Thursday, March 5, 2015

Kids, man.

Kids, man. They'll kill ya. At least it feels like that tonight.

This morning I listened as my girlfriend told me, "You know, when you're pregnant, you wait for the day that the little person will call you 'Mommy' and then a few years later when you hear it yelled in the car, in the house, on the way into the get to the point where you hate it." She laughed as she
said it, but I knew what she meant. It's so hard when you stay home with your children 24/7. There's no break.

The move has been hard, too. Each move we've done gets progressively more difficult, even though each time we've moved the distance gets smaller and smaller. We're finally home, but because we have three children now who were very much accustomed to their schedules in Cleveland, it has been difficult to find a groove here this week. We are staying at a home my parents own. It is a two bedroom. The oldest two are learning to share a room and that has been awful to put it nicely. I guess I didn't come here to complain, though. I have a glass of wine, three-ok four- Dove chocolates nearby, Big Daddy Weave in my headphones and my keyboard in a desperate attempt to not curl up in the fetal position and die tonight. I just had to start writing because as I was attempting to catch up on my emails, I had to stop. Abel's new speech therapist wrote to me and suggested some mother's day out programs and preschools that we could take him to so that he is around much more language than he encounters here between Kinley and me. I started researching the schools and I was overcome with the urge to cry because as much as I want to pull all my hair out during the day (and most of the night), I can't bear the thought of other people getting to see him (them!) the majority of the time. They tell me socialization and school is what is best for him as a cochlear implant recipient, but as his mama, I just want him with me. But then I think back to him opening the fridge eleventy billion times today after I asked him not to and it's a little easier. Not much, though. Look, I know my identity is wrapped up in these kids. I love them fiercely and the reason I get so upset when they're naughty is because I do care so much about them and the young men they grow up to be. I want to be the one who shows them Jesus. I want so desperately to be a good mom.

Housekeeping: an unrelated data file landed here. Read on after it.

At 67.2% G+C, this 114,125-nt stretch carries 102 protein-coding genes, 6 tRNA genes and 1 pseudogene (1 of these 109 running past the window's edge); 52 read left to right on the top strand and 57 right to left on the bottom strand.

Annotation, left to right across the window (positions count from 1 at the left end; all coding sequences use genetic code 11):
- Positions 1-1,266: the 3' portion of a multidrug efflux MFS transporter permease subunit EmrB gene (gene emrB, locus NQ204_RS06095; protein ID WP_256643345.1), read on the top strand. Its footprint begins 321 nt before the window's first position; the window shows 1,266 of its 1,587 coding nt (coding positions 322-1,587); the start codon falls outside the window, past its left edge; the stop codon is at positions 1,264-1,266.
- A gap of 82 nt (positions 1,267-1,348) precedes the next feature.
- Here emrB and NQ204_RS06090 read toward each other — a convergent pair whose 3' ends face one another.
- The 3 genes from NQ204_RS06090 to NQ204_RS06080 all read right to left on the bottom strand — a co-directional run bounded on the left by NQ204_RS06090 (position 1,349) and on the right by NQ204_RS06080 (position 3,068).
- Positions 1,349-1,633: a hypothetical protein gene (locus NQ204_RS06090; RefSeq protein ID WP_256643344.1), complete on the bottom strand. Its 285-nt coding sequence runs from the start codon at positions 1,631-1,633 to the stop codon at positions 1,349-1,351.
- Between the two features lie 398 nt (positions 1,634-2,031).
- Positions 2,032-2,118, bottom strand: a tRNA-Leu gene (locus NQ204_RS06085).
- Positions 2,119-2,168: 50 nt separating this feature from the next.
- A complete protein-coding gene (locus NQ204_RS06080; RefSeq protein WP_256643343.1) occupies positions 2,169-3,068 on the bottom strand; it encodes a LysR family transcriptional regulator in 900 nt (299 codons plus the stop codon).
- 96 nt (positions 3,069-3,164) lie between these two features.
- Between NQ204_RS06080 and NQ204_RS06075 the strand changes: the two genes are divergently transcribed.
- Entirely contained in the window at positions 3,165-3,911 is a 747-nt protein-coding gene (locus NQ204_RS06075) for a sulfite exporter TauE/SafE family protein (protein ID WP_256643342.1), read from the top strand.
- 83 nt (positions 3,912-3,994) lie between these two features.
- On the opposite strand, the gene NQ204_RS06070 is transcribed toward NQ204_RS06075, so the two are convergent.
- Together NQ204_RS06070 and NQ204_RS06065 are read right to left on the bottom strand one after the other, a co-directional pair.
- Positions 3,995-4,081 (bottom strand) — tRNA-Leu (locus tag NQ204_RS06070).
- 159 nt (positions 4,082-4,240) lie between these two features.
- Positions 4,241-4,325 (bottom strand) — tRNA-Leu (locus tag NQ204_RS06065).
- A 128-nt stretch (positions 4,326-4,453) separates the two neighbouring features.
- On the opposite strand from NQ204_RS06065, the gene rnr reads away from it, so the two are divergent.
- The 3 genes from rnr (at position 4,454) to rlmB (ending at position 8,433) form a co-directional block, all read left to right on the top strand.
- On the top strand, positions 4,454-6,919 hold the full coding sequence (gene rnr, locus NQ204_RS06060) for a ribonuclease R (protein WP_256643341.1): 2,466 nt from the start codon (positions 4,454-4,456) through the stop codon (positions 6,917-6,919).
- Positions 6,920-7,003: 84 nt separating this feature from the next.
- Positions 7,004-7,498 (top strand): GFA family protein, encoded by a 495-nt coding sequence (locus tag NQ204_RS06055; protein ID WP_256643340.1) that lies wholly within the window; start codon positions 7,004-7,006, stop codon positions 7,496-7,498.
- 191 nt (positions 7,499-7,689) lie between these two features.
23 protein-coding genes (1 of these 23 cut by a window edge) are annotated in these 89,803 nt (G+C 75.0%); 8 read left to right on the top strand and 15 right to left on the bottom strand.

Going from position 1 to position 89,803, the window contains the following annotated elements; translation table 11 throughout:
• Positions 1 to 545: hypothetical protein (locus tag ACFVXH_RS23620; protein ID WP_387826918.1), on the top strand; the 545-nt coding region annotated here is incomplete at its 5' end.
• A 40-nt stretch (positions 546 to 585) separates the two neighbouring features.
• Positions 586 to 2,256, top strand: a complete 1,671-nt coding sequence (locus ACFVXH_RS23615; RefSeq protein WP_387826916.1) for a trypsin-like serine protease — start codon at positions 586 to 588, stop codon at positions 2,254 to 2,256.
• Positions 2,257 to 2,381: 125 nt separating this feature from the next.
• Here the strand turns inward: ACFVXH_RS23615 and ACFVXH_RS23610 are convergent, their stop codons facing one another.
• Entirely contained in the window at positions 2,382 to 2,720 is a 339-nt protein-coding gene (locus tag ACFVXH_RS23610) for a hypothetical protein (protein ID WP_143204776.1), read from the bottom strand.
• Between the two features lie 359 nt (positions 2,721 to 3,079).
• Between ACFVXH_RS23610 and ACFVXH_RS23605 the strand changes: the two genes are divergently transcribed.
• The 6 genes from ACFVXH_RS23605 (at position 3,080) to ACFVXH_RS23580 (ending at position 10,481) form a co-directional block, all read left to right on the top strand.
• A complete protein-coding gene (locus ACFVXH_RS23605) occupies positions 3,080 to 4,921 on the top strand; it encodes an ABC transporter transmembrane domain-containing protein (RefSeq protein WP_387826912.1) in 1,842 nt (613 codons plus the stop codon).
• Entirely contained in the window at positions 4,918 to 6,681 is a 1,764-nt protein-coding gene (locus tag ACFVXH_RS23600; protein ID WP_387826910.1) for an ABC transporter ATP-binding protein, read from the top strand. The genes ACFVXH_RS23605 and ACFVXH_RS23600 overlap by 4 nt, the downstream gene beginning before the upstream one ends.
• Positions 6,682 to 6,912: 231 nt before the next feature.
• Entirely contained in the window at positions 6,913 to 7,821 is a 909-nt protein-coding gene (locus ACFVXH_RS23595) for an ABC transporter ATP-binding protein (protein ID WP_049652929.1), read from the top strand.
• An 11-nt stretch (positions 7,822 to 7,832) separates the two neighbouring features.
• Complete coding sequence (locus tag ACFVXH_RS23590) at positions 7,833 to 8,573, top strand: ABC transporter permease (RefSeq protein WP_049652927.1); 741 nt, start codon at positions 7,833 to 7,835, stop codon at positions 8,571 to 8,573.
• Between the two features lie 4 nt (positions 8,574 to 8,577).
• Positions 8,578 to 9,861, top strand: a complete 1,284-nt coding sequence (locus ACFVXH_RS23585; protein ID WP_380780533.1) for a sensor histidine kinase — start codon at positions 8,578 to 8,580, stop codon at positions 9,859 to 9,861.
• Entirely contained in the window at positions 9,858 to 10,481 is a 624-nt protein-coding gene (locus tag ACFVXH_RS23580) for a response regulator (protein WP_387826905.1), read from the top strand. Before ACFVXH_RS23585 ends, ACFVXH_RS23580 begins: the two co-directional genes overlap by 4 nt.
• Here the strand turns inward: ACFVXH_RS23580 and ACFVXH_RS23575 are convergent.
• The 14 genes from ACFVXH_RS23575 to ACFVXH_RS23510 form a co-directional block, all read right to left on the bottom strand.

Truth is, I'm just as human as they are. I never struggled with anger until I had children. There are days when I raise my voice until I'm unrecognizable. There are more days than not I am mad, so mad, that Abel is deaf. I'm selfish. I say things I don't mean. I'm just a big child, a sinner. "For what I want to do I do not do, but what I hate I do" (Romans 7:15). I am in a constant state of asking for forgiveness, for help, for guidance. And it makes me wonder- is this just how it is?

I can't help but believe it's not supposed to be like this, but then I hear Kinley having a pleasant, warm, intelligent conversation with someone and I know I must be doing something right. I watch as Abel, my deaf son, responds to situations with words- "Uh-oh!", he says as his younger brother drops a toy. "No!", he says, as his other brother does something to provoke him. I can't help but feel a little pride because I'm working so hard with him. I want him to talk and so I work with him, I take him to all his appointments, I try. And I think I must be doing something right. Then I look at Merit and kiss his sweet cheeks over and over and he giggles as his face breaks out into the most perfect grin and I know I'm doing something right. I think that one thing I might be doing right is that I'm desperately running, chasing after a relationship with my Heavenly Father. He is the only thing that is unchanging. He is the only one who can make me new. Through Him, I will keep pouring myself into my children even if it kills me. They're worth it. Every day.